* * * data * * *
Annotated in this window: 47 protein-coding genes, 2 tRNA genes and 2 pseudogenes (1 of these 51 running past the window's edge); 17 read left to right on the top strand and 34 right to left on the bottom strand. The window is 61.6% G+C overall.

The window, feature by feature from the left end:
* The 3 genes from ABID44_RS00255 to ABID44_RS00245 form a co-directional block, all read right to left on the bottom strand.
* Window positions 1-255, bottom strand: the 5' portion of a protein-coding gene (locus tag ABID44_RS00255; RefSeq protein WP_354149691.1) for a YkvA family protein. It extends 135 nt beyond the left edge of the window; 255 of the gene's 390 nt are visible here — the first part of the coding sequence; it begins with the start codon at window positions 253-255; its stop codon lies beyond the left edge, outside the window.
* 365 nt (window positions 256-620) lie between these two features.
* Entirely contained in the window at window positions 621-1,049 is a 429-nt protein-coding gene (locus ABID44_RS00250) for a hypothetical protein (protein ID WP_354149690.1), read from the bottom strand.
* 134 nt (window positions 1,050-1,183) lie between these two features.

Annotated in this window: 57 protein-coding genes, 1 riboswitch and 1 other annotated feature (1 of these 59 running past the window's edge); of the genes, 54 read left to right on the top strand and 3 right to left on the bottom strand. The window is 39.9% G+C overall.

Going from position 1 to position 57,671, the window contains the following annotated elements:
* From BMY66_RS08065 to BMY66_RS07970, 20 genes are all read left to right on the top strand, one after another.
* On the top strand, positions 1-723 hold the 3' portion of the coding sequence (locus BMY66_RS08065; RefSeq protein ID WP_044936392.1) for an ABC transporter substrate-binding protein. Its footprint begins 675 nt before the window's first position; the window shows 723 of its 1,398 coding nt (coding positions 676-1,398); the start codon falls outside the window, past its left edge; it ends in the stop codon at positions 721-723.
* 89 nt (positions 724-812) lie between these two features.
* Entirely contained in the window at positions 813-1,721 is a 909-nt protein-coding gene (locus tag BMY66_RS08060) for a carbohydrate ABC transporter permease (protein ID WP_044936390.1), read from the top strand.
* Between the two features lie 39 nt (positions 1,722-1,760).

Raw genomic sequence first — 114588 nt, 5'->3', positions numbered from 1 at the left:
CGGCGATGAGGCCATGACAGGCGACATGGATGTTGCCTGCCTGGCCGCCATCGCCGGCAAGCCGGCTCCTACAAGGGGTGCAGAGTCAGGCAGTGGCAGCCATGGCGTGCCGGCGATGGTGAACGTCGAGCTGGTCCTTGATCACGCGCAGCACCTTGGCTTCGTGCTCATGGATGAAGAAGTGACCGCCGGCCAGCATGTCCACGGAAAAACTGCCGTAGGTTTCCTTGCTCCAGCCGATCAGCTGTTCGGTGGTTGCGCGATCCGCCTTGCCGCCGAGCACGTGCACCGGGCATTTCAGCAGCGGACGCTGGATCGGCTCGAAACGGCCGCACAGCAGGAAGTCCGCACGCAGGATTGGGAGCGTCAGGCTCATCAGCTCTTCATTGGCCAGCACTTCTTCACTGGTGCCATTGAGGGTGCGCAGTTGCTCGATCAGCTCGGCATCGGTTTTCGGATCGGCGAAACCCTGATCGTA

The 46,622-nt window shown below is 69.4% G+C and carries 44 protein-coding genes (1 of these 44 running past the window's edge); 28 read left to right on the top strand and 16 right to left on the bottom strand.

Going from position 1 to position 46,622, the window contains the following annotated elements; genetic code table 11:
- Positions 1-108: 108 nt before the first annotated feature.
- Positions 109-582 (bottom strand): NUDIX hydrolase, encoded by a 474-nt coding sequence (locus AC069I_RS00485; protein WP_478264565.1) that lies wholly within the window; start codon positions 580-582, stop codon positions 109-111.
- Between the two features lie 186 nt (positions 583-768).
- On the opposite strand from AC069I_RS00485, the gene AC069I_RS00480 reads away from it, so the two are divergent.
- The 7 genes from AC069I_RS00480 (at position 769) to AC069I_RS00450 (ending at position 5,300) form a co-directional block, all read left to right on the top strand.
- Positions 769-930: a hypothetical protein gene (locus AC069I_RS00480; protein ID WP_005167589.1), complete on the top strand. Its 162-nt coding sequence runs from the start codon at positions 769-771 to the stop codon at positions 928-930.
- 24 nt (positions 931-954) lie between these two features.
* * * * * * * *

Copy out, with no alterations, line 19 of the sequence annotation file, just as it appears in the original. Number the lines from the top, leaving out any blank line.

- Positions 1-108: 108 nt before the first annotated feature.